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Cass, N (2018) Energy-related standards and UK speculative office development. Building Research & Information, 46(06), 615–35.

Hay, R, Samuel, F, Watson, K J and Bradbury, S (2018) Post-occupancy evaluation in architecture: experiences and perspectives from UK practice. Building Research & Information, 46(06), 698–710.

Kramer, R, Schellen, L and Schellen, H (2018) Adaptive temperature limits for air-conditioned museums in temperate climates. Building Research & Information, 46(06), 686–97.

Machline, E, Pearlmutter, D and Schwartz, M (2018) Parisian eco-districts: low energy and affordable housing?. Building Research & Information, 46(06), 636–52.

Manrique Delgado, B, Cao, S, Hasan, A and Sirén, K (2018) Energy and exergy analysis of prosumers in hybrid energy grids. Building Research & Information, 46(06), 668–85.

Poortinga, W, Jiang, S, Grey, C and Tweed, C (2018) Impacts of energy-efficiency investments on internal conditions in low-income households. Building Research & Information, 46(06), 653–67.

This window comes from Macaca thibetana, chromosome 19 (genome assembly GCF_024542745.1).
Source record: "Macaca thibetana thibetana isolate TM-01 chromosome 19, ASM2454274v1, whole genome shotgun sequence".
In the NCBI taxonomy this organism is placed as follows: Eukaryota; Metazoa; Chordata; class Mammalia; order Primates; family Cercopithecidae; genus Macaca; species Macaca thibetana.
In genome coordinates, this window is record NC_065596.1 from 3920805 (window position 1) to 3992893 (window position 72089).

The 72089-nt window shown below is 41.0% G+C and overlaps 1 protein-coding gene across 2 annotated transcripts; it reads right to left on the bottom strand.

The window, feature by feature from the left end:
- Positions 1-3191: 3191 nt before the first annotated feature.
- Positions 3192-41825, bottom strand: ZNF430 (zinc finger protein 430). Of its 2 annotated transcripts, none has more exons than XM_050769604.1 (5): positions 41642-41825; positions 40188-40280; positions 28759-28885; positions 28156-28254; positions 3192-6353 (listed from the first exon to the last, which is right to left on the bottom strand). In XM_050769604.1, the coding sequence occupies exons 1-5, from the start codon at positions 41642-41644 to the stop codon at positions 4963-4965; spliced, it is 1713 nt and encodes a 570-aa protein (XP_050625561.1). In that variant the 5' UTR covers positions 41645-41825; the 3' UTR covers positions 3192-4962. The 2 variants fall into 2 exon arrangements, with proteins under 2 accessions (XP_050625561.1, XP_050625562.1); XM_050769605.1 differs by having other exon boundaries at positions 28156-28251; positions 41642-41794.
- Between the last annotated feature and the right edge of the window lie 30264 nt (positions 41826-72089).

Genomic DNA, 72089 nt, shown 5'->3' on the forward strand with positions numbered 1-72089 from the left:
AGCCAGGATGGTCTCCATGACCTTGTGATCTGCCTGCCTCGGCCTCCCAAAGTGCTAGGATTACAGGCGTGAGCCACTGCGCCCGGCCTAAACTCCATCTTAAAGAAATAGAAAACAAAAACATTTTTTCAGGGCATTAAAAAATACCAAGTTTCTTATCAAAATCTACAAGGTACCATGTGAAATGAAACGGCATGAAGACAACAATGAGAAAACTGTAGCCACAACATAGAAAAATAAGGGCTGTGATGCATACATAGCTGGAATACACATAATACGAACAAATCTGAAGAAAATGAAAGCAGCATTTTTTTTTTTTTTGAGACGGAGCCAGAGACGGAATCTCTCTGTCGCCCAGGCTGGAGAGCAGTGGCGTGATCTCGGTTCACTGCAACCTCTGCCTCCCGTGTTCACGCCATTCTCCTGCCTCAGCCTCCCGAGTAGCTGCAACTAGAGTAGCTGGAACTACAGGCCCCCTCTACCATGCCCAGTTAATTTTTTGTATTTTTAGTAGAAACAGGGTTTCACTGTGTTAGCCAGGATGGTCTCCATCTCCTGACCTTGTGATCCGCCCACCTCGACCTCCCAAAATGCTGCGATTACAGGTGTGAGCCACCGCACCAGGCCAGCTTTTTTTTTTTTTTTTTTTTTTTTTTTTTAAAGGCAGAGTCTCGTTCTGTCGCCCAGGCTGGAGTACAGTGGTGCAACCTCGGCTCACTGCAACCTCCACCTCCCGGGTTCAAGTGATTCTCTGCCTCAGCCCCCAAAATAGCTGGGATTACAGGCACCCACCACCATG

• Type: Journal Article
  • Keywords: energy efficiency; housing; humidity measurements; monitoring; public health; public policy; retrofit; temperature measurements;
  • ISBN/ISSN: 0961-3218
  • URL: https://doi.org/10.1080/09613218.2017.1314641
  • Abstract:
    Living in cold conditions poses a risk to health, in particular to low-income, fuel-poor households. Improving the energy efficiency of the housing stock may bring multiple positive health gains through improved indoor temperatures and reduced fuel consumption. This study used a multilevel interrupted time-series approach to evaluate a policy-led energy-performance investment programme. Long-term monitoring data were collected for intervention and control households at baseline (n = 99) and follow-up (n = 88), creating a dataset with 15,771 data points for a series of daily-averaged hydrothermal outcome variables. The study found that the intervention raised indoor air temperature by on average 0.84 K as compared with control households, thereby bringing the majority of indoor temperature measurements within the ‘healthy’ comfort zone of 18–24°C, while average daily gas usage dropped by 37%. External wall insulation was the most effective measure to increase indoor air temperature. The greatest increases were found in the evening and at night, in the bedroom, and in British steel-framed buildings. No evidence was found that the intervention substantially increased indoor relative humidity levels when accompanied by mechanical ventilation. The study concludes that the multilevel interrupted time-series approach offers a useful model for evaluating housing improvement programmes.